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publication March 26, 2018

Economic Inclusion of LGBTI Groups in Thailand


Key Findings

  • According to survey responses, discrimination and exclusion of Lesbian, Gay, Bisexual, Transgender, and Intersex (LGBTI) people still exists despite Thailand’s progressive status regarding LGBTI inclusion.  Discrimination practices are prevalent when LGBTI people look for a job, access education and health care services, buy or rent properties, and seek legal protection.
  • Few LGBTI and non-LGBTI people surveyed are aware of laws prohibiting anti-LGBTI discrimination. 51% of LGBTI respondents and 69% of non-LGBTI respondents report they are not aware of any such laws.
  • Among LGBTI respondents, transgender people report the most frequent and severe discrimination and exclusion in society. Lesbians report worse outcomes than gay men. The same pattern emerges across accessing government services, education and training, life or health insurance, and financial products as well as renting property.
  • More than one-third (37.4 %) of non-LGBTI survey respondents find it acceptable for employers to discriminate against LGBTI individuals. Almost half (48 %) found it reasonable for LGBTI people to experience some form of discrimination when seeking government services.
  • Suggested policies and program options in six focus areas can move Thailand from tolerance to full economic and social inclusion of LGBTI groups.
    • Developing and implementing public campaigns to promote awareness, establishing a high-level government commitment to LGBTI inclusion, and affirming equal rights for all.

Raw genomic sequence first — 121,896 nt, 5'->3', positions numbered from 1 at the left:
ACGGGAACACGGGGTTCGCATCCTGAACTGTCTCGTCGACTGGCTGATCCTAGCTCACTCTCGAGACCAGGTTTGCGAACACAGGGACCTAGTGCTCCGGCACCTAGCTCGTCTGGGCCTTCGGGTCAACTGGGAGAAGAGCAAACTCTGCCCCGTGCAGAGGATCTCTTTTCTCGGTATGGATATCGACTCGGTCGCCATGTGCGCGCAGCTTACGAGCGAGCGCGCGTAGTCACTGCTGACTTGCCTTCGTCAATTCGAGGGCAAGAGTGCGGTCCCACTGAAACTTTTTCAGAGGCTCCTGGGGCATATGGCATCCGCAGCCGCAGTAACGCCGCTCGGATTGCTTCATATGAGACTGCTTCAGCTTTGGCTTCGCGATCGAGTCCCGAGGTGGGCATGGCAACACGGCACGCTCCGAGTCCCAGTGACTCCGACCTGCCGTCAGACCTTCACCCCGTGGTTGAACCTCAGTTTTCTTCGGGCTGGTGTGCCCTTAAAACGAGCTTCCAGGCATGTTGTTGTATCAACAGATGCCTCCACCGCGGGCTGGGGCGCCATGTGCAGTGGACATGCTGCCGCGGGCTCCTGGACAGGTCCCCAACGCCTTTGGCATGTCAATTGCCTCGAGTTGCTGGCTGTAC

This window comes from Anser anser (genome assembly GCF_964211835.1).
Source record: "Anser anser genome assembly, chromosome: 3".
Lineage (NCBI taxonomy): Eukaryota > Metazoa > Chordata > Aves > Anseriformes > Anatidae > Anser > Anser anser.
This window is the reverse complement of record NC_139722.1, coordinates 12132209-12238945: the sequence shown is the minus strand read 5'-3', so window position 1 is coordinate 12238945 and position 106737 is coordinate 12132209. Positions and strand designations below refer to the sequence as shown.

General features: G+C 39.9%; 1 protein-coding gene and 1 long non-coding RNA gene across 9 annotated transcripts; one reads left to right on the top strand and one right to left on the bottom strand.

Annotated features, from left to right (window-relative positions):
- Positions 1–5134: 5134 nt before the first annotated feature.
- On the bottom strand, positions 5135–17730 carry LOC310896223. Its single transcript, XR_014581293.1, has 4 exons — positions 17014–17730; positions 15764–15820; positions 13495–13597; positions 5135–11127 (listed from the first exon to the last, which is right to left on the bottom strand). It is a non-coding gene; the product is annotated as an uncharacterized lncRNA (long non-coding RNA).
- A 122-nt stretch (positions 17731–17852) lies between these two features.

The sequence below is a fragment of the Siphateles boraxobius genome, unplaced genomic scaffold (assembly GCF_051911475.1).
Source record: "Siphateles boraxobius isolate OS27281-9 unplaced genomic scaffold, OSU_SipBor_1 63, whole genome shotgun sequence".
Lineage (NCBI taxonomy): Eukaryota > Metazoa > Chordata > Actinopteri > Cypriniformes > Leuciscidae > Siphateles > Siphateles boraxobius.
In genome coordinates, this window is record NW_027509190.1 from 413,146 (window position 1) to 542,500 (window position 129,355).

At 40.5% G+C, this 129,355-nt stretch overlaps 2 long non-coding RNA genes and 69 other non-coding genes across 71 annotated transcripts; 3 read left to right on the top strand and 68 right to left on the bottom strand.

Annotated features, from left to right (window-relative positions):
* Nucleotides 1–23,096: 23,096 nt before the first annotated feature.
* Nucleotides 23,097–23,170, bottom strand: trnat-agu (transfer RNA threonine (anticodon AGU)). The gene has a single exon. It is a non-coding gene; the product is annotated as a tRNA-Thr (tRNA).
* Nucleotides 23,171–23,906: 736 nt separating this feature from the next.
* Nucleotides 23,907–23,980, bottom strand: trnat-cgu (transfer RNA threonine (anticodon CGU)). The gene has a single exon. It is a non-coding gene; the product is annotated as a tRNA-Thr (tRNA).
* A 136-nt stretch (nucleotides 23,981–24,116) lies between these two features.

• Developing and implementing equality and nondiscrimination in employment and occupation law, establishing effective monitoring mechanism, promoting role of Equal Employment Opportunity Commission, and encouraging social dialogue between different groups.
    • Adding Sexual Orientation and Gender Identity (SOGI) nondiscrimination component in health service delivery personnel training, implementing measures to prevent inquiry about SOGI, and developing and implementing legal measures to allow partners to be beneficiaries.
    • Incorporating gender equality and SOGI nondiscrimination guidance in pre and post training, and raising awareness of the whole school community about SOGI nondiscrimination, violence reporting, and referral mechanisms.
    • Adopting a national same-sex partnerships law, fully integrating SOGI in the Gender Equality Act of 2015, explicitly including lesbians and bisexual and transgender women in all efforts, and strengthening and enforcing legal protection against all forms of gender-based violence.
    • Developing an integrated database of SOGI-disaggregated quantitative data, developing an integrated database, adding sections on SOGI to national surveys and registry data, analyzing best practices in preventing and responding to violence, evaluating various policies and programs, systematically collecting data on reporting of violence, and funding research to quantify the economic and financial cost to society of exclusion and disadvantaged treatment.